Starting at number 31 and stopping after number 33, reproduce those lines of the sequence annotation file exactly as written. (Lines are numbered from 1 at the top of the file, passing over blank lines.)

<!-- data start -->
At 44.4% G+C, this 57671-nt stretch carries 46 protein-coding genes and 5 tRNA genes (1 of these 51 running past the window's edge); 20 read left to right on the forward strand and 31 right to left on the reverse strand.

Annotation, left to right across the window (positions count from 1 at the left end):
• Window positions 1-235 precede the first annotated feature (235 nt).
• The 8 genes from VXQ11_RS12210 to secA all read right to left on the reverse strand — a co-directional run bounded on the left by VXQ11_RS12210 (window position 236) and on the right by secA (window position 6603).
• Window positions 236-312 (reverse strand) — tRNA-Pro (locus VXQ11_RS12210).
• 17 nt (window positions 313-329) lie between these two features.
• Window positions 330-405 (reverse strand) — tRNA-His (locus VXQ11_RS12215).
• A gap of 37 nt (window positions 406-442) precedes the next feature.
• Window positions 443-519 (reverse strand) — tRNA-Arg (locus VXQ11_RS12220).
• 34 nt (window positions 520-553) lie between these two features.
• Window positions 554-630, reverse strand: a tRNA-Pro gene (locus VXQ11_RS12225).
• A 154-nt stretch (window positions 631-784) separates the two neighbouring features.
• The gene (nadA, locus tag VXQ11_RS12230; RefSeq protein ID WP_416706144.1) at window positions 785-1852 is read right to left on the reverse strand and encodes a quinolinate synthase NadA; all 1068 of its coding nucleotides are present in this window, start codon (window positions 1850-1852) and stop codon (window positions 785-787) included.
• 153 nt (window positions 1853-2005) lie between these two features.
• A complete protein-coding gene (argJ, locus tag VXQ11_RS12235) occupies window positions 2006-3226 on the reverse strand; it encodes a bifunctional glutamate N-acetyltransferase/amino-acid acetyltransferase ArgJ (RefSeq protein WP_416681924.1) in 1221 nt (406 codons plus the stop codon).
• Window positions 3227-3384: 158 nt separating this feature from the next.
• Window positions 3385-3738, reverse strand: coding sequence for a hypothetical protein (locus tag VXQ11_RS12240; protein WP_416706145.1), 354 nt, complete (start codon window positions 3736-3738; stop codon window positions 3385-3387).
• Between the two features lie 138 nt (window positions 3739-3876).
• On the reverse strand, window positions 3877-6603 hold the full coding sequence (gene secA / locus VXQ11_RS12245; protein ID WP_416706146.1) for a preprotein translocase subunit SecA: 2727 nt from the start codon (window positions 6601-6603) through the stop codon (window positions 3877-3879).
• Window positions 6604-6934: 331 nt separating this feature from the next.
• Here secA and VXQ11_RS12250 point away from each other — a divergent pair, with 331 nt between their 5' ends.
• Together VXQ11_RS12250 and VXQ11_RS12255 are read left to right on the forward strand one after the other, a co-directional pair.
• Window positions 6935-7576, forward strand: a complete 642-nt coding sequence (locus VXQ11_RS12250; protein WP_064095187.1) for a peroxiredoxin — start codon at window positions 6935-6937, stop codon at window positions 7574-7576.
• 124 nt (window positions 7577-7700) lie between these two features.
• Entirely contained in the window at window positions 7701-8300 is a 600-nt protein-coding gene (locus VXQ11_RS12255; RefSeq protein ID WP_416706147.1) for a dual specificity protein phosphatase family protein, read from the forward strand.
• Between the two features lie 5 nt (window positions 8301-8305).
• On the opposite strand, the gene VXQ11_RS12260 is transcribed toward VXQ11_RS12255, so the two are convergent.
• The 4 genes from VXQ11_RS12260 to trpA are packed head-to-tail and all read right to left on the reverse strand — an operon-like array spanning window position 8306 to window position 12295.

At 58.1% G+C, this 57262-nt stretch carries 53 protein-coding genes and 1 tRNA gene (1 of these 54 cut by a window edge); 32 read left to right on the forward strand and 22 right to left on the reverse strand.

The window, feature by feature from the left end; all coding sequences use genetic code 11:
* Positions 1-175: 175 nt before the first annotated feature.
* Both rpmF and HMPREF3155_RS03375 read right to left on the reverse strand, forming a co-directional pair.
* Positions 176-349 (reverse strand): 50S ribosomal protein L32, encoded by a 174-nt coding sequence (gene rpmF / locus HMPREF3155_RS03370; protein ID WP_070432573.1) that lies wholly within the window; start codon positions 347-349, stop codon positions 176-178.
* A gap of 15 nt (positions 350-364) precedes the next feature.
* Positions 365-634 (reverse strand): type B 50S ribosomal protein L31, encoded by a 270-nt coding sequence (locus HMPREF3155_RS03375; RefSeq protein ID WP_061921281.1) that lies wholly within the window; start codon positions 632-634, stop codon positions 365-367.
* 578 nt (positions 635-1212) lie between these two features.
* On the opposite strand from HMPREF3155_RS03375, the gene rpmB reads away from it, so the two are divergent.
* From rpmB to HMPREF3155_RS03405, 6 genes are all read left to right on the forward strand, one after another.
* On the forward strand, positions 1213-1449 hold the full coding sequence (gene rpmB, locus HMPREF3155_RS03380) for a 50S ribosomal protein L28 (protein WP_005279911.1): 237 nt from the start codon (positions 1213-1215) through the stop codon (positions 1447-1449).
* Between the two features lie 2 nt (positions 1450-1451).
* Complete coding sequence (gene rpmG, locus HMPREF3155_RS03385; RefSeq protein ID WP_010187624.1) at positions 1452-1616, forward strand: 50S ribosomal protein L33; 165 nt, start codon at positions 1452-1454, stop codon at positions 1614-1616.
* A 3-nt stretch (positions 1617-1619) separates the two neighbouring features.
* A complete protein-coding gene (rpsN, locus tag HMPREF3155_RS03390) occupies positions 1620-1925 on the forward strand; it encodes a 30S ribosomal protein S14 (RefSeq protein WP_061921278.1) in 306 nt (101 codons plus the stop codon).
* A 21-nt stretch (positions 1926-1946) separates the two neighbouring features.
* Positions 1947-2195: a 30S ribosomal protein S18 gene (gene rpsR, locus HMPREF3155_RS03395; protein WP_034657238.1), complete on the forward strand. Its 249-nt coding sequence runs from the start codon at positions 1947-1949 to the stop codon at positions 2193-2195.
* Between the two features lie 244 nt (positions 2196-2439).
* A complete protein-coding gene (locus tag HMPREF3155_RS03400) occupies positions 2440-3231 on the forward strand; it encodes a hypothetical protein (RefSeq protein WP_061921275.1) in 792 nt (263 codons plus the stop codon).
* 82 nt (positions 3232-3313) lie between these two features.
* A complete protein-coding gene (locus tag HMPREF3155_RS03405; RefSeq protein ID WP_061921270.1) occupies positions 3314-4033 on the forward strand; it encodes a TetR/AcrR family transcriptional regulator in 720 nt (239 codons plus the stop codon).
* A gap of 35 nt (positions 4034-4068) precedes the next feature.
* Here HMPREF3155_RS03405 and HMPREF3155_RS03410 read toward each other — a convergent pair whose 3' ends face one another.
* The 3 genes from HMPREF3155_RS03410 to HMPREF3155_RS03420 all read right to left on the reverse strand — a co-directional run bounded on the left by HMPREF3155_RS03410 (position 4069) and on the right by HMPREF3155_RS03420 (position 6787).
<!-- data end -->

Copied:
* Positions 1-175: 175 nt before the first annotated feature.
* Both rpmF and HMPREF3155_RS03375 read right to left on the reverse strand, forming a co-directional pair.
* Positions 176-349 (reverse strand): 50S ribosomal protein L32, encoded by a 174-nt coding sequence (gene rpmF / locus HMPREF3155_RS03370; protein ID WP_070432573.1) that lies wholly within the window; start codon positions 347-349, stop codon positions 176-178.